Can you tell, dear reader, that I think there is something unfair about the way the media talks about Mark Sanchez?
Now then, let us take up the matter of this so-called "collapse." Let's take a look at the three losses that inspired the epitaph.
The Green Bay Packers at Green Bay (Lambeau Field)
This is one of the Eagles's losses since compiling the 9-3 record. My response to this is: Are you kidding me? Is losing to Green Bay with arguably the best quarterback in the business today and future first-ballot Hall of Fame inductee, Aaron Rodgers, supposed to signal the beginning of some kind of "collapse"? The Green Bay Packers are one of the top four teams in the entire National Football League.
The Seattle Seahawks at Philadelphia
To me, this is another game that the Philadelphia Eagles were virtually destined to lose. I don't care where they played the game---at Seattle, at Philadelphia, on the moon. And I don't care who was the quarterback for the Eagles---Sanchez, Nick Foles, whoever.
Do you realize that, in the Seattle Seahawks, we are witnessing The Most Special Defense in the National Football League in thirty-five years, since the 1970s, when the Pittsburgh Steelers won all of those Super Bowls---the team on which QB Terry Bradshaw virtually only had to show up physically to collect his rings? The Seattle Seahawks present to most overwhelmingly suffocating defense seen in the National Football League since the "Steel Curtain" days of the 1970s Steelers team. Is a loss to the Seahawks supposed to be indicative of a "collapse"? Remember what the Seahawks did to Peyton Manning and the Denver Broncos (43-8) last Super Bowl?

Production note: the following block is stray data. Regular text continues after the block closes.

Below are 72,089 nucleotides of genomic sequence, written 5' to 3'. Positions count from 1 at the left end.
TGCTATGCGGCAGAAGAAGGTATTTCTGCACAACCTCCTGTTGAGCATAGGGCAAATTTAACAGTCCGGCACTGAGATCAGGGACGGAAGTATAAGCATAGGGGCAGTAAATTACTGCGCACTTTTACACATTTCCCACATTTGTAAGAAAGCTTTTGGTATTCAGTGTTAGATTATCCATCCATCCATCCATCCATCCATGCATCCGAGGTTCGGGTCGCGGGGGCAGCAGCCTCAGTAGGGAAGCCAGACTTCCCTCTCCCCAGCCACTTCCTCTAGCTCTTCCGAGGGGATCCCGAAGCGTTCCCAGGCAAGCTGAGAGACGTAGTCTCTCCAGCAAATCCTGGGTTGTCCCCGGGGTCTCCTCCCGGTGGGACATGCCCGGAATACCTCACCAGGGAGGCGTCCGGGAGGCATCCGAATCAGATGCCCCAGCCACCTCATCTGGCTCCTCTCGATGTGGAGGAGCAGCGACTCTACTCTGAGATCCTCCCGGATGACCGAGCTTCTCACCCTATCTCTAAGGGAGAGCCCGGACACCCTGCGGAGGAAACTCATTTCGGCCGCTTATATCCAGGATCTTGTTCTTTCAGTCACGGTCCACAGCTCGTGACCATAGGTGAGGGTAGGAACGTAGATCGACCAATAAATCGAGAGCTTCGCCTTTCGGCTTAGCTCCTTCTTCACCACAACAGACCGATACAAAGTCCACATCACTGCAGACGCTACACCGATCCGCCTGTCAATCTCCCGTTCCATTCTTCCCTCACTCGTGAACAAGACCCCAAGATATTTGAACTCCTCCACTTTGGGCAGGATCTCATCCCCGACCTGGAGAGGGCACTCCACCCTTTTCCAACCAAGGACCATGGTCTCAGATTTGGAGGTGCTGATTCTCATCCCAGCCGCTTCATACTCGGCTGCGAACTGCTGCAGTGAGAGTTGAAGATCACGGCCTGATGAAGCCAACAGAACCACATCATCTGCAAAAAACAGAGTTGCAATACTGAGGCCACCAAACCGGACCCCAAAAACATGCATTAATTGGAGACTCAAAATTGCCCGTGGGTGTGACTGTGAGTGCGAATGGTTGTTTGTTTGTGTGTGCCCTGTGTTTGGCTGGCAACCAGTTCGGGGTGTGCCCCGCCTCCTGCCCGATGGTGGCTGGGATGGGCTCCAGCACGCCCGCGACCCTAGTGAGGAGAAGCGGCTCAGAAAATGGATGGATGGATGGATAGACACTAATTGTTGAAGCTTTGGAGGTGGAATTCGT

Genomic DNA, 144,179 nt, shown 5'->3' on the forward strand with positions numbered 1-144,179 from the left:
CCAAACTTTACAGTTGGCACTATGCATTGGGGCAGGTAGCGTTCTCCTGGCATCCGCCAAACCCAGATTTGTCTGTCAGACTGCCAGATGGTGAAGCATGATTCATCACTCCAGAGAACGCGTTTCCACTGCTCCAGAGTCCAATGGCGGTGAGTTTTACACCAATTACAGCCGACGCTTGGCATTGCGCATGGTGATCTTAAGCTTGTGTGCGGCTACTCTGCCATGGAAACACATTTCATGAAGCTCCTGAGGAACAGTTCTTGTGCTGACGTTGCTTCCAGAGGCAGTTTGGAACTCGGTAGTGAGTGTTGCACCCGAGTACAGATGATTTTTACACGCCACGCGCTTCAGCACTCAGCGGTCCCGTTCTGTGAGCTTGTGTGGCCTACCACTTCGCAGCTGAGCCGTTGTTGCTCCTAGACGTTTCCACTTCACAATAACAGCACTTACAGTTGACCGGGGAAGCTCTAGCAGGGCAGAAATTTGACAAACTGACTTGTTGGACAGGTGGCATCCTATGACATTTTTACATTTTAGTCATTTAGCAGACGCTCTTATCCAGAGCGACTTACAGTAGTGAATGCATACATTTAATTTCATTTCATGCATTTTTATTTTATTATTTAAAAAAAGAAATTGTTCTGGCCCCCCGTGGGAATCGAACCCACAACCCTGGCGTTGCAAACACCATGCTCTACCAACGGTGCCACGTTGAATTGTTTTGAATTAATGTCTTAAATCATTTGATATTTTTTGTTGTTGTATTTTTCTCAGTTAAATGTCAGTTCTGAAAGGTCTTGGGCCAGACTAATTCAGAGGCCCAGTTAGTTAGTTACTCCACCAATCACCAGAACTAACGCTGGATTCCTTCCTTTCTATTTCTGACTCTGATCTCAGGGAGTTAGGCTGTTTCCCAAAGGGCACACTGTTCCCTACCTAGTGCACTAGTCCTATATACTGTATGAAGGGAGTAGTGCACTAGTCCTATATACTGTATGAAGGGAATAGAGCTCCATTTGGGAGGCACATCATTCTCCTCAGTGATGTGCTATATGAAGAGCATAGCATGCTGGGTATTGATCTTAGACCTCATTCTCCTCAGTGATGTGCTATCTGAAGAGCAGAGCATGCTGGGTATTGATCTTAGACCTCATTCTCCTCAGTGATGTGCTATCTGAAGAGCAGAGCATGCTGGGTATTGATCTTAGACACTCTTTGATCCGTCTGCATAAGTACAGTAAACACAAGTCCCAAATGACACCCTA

Robert Griffin III and The Washington Redskins
The Eagles were widely expected to win this football game. I expected the Eagles to win this game, and win it handily. But guess what, folks---that's what "upsets" are made of in competitive sports. It turned out to be a tight, evenly contested game---it happens. Look at what happened with the Patriots v. Jets---(17-16).
The Jets are a bad football team this season and have been for the last several. Despite that, though, they traditionally play their New England divisional rivals tough; and it is well known that head coach Rex Ryan is particularly good at orchestrating defensive schemes that frustrate Tom Brady and head coach Bill Belichick.
Now then, this Redskins game is considered to be the third game of the so-called Eagles's "collapse." Yes, the Eagles were upset by the Redskins, but that's all. We have no evidence of any "collapse" on the part of the Philadelphia Eagles. I already gave Mark Sanchez's stats.
Why was the outcome of this game an "upset"?